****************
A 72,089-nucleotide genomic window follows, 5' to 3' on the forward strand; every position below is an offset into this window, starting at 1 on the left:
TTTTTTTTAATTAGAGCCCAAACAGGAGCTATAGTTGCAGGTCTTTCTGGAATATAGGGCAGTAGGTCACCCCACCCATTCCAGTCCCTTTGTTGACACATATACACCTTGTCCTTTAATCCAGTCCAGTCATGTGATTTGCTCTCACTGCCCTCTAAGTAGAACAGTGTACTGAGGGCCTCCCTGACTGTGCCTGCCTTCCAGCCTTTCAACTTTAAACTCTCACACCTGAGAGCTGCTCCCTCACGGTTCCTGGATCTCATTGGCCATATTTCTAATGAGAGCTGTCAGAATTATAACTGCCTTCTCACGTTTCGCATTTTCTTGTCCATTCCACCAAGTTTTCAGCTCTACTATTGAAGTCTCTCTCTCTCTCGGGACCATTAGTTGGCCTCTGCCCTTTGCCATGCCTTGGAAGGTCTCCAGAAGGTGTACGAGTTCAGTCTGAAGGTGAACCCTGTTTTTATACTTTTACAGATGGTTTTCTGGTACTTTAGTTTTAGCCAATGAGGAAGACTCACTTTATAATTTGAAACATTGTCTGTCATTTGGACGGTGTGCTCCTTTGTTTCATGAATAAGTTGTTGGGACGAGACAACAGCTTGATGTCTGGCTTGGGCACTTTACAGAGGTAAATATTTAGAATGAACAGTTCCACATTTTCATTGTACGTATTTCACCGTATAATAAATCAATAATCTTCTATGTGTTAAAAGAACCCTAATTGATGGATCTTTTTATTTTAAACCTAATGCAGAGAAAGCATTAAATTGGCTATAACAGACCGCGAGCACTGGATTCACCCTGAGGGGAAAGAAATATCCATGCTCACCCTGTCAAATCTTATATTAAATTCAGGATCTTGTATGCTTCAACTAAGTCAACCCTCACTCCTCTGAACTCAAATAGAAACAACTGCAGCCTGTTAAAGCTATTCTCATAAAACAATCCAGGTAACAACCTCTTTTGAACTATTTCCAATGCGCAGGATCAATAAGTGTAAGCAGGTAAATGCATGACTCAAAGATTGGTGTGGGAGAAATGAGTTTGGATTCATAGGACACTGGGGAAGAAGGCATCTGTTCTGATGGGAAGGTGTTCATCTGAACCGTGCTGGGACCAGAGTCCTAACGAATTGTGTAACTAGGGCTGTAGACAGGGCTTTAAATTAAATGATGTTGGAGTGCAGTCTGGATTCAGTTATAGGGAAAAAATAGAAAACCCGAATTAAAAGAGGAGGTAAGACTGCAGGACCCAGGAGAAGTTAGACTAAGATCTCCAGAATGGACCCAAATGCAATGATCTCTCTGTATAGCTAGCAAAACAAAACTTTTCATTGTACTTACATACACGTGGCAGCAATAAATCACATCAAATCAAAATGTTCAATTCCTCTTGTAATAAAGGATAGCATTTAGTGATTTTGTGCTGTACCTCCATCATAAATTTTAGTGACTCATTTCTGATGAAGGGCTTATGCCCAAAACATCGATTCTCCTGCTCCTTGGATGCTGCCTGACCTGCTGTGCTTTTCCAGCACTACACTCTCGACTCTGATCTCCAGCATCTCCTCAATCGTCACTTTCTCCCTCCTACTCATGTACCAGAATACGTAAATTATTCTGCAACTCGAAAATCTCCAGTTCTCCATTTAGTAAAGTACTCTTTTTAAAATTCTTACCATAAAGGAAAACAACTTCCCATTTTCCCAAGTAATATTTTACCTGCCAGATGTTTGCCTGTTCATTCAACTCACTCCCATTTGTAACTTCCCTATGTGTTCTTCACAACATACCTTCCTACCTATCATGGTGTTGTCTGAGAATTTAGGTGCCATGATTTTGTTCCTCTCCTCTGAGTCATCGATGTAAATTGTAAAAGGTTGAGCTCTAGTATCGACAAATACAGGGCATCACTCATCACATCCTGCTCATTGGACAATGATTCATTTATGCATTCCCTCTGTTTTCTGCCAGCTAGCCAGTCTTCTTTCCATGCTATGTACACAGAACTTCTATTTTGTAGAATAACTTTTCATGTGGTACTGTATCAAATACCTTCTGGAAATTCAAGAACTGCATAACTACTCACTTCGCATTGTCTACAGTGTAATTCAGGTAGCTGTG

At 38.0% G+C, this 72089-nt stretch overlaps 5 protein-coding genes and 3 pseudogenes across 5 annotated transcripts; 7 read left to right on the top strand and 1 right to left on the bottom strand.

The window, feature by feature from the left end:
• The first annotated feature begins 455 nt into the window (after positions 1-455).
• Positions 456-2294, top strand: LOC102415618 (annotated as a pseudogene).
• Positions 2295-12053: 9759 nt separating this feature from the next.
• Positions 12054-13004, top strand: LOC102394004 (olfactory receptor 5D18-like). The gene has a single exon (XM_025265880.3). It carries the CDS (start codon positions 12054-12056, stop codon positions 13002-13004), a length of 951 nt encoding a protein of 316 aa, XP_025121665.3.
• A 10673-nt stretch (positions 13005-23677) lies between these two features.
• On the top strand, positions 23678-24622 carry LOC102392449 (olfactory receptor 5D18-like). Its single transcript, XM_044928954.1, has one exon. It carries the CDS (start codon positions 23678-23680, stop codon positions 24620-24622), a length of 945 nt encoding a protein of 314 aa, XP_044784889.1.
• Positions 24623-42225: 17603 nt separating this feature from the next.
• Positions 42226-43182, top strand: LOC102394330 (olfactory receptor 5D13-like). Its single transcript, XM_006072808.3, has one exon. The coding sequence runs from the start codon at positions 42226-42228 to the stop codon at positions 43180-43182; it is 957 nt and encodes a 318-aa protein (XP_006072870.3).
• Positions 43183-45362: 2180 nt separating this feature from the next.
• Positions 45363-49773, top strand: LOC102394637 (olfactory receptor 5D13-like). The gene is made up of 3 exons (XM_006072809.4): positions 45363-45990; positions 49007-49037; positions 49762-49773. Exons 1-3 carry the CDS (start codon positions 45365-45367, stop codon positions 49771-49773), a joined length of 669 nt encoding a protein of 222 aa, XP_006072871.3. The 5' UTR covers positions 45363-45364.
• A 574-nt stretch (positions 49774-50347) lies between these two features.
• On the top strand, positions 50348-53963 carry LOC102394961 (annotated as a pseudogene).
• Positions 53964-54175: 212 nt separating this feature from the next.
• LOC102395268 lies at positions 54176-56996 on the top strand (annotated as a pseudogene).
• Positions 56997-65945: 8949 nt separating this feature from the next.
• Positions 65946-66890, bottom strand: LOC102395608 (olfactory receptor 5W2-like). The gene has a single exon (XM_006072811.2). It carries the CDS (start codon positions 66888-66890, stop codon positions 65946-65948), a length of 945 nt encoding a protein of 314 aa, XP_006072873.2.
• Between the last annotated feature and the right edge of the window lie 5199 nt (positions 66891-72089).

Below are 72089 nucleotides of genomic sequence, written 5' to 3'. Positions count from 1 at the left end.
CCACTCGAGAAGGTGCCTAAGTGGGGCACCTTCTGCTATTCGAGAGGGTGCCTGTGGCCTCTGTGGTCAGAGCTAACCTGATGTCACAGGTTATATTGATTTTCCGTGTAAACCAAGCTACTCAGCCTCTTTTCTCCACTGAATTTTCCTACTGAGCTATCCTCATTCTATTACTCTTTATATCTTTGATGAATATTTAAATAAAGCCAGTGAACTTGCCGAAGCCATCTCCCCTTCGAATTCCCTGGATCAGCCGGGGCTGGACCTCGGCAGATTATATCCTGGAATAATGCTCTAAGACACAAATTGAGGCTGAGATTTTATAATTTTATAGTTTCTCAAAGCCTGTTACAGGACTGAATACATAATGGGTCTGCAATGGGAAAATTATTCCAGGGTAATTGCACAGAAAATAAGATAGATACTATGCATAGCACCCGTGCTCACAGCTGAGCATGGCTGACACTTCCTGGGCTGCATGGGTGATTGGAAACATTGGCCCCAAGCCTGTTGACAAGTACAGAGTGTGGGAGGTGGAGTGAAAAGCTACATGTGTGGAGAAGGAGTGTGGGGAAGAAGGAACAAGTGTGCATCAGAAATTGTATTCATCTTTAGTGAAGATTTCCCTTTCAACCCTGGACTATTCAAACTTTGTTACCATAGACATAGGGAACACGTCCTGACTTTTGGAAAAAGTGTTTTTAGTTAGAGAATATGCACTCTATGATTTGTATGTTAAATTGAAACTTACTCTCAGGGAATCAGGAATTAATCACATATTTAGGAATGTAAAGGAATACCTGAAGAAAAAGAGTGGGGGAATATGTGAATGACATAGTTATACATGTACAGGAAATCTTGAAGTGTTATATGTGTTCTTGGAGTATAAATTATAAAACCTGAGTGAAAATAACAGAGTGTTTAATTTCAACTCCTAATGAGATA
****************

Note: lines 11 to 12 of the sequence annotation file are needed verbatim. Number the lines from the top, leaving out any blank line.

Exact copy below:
• Positions 24623-42225: 17603 nt separating this feature from the next.
• Positions 42226-43182, top strand: LOC102394330 (olfactory receptor 5D13-like). Its single transcript, XM_006072808.3, has one exon. The coding sequence runs from the start codon at positions 42226-42228 to the stop codon at positions 43180-43182; it is 957 nt and encodes a 318-aa protein (XP_006072870.3).